Guest post by Jenny Boykin
One really important thing that I didn’t know about happiness was that I don’t have to catch other people’s misery. Or anger. Or whatever. I didn’t know that loving you didn’t mean following you down into your own abyss. Besides, I’ve got my own abyss to deal with.
I used to get really unhappy that people I cared about wouldn’t get down in my misery muck with me. I can remember calling a friend who was supposed to be part of my inner circle and prattling on about my unhappy this or my tragic that and she would interrupt me mid-sentence and say, “Look Jen, I know you are going to do the right thing. But right now I gotta run and take care of my fish tank. You wanna call me tomorrow and tell me how it worked out?”
How effin’ rude! What kind of friend are you? Your tetras are more important than my tragedy?
Well, now I get it.
It’s not that my metaphorical tetras are more important than your rant-du-jour. (Well, maybe they are.) It’s just that if you are a ranter by nature, then everything in your life will trigger justifiable anger. And, if I’m your “go to” rant receiver, then I never get fed what I need from our relationship. And why would I want that?
If you are someone I love and hang out with, then I trust that you are fully capable of handling the stuff that comes your way. There will certainly be times when I need to be there in a deeper way for you, but if you are an emotionally healthy person, it won’t be every damn time we talk.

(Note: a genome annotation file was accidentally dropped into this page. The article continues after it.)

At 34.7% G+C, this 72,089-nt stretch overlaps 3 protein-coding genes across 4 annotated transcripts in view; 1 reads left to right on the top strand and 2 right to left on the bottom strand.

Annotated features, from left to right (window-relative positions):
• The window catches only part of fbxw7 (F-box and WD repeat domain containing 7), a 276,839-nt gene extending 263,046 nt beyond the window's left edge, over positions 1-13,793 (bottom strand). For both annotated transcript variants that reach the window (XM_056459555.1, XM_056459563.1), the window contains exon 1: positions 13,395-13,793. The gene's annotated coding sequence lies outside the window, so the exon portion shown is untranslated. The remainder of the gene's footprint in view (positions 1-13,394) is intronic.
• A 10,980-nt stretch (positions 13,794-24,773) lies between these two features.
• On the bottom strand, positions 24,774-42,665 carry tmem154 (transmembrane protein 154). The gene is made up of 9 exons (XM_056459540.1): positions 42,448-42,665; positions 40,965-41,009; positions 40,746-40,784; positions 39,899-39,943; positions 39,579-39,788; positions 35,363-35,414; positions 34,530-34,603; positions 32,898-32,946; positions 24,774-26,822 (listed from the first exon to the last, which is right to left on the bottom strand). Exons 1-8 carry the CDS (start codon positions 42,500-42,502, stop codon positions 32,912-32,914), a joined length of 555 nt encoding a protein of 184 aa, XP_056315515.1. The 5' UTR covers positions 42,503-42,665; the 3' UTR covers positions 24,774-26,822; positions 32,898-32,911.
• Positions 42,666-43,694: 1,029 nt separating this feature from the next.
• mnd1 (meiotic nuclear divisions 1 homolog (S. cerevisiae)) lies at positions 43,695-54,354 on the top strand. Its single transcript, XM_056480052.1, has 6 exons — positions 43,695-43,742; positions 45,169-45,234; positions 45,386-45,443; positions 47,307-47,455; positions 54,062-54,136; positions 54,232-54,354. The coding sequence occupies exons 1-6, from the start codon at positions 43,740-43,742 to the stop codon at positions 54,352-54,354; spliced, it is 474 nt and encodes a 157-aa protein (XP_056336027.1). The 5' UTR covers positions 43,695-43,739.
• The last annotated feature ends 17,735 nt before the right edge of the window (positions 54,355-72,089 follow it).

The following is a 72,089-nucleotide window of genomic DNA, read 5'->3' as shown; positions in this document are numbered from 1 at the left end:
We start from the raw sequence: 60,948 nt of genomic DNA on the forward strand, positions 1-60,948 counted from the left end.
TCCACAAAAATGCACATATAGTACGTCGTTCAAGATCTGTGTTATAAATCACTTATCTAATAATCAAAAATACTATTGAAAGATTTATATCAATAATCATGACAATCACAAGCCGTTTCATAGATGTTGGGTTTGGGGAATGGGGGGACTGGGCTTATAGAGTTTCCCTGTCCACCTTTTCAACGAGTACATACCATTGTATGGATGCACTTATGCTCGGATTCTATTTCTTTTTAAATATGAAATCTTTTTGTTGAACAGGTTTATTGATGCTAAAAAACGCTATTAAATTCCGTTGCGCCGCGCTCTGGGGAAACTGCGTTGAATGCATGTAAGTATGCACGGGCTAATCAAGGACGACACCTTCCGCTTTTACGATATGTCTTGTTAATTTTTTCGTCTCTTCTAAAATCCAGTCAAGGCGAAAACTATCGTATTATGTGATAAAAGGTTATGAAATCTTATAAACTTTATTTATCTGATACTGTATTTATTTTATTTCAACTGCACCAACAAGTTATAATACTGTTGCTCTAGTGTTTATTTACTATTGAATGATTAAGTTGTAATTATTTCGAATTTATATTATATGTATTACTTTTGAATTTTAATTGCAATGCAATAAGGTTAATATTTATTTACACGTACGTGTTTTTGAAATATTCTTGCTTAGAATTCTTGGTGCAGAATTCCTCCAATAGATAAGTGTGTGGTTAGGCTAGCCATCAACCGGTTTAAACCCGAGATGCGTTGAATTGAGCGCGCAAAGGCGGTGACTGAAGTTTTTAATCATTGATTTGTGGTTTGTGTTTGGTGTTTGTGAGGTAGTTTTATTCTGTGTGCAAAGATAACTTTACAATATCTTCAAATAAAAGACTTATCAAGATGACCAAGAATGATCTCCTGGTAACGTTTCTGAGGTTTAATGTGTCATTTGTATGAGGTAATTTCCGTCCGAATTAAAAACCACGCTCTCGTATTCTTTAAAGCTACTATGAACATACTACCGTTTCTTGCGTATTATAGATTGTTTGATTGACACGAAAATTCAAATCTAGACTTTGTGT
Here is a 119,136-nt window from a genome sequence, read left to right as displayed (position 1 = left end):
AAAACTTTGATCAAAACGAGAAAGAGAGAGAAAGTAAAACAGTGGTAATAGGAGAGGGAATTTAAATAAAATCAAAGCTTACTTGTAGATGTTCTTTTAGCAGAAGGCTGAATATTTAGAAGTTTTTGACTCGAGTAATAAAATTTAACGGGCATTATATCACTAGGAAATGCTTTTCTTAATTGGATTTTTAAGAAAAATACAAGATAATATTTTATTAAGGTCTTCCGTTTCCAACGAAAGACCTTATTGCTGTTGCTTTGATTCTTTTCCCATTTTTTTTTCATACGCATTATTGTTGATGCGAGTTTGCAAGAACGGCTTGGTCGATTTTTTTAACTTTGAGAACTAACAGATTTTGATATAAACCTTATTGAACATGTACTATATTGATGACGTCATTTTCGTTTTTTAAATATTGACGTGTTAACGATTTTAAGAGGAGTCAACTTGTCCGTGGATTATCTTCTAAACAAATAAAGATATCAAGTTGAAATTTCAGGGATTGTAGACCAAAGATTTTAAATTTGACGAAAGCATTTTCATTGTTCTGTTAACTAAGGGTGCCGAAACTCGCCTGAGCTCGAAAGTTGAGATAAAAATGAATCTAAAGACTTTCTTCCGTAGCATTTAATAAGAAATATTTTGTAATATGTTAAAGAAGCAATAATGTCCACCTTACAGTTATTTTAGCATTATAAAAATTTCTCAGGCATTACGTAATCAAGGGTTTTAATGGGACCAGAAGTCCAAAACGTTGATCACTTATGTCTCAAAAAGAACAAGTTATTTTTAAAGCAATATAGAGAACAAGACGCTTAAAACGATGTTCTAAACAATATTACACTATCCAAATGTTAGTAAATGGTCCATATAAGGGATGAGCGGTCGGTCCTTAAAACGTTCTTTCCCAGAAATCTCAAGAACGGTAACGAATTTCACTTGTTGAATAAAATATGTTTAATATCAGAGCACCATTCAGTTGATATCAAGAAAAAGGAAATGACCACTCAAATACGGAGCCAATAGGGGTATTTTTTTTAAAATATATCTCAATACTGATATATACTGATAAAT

I want to continue to attract and be with people who take responsibility for the way their lives look. If you are a blamer or whiner or complainer, I want to love you too, But in smaller bits, from over there on the other side of the room.
In other words, I want to help, if I can. But I don’t want to lose myself in the process.
Live your beautiful life. Really, really, it’s okay to start now. You don’t have to be responsible for the crappolla of everyone in your life, but you do have to be responsible for your own. So allow less of that and more of the joy.
(Will somebody please remind me that I actually wrote these words when I call you tomorrow to complain about my whozits and whatnots? Here’s our code phrase: “I love you, Jen, and I just know you’re gonna work this out. Right now, though, I gotta go clean tetra poop. Call me tomorrow and let me know how you chose to handle that.”)
About the author:
My name is Jenny Boykin. Next year, my body will be 50. I keep meaning to make my life an art piece, but no one else I’m attached to seems to share in that objective. Apparently, I’m not the only woman with that dilemma. If, like me, you’re curious to answer that age old question, “Is there life after tampons?,” please visit me at www.couragetochange.us or contact me directly at firstname.lastname@example.org.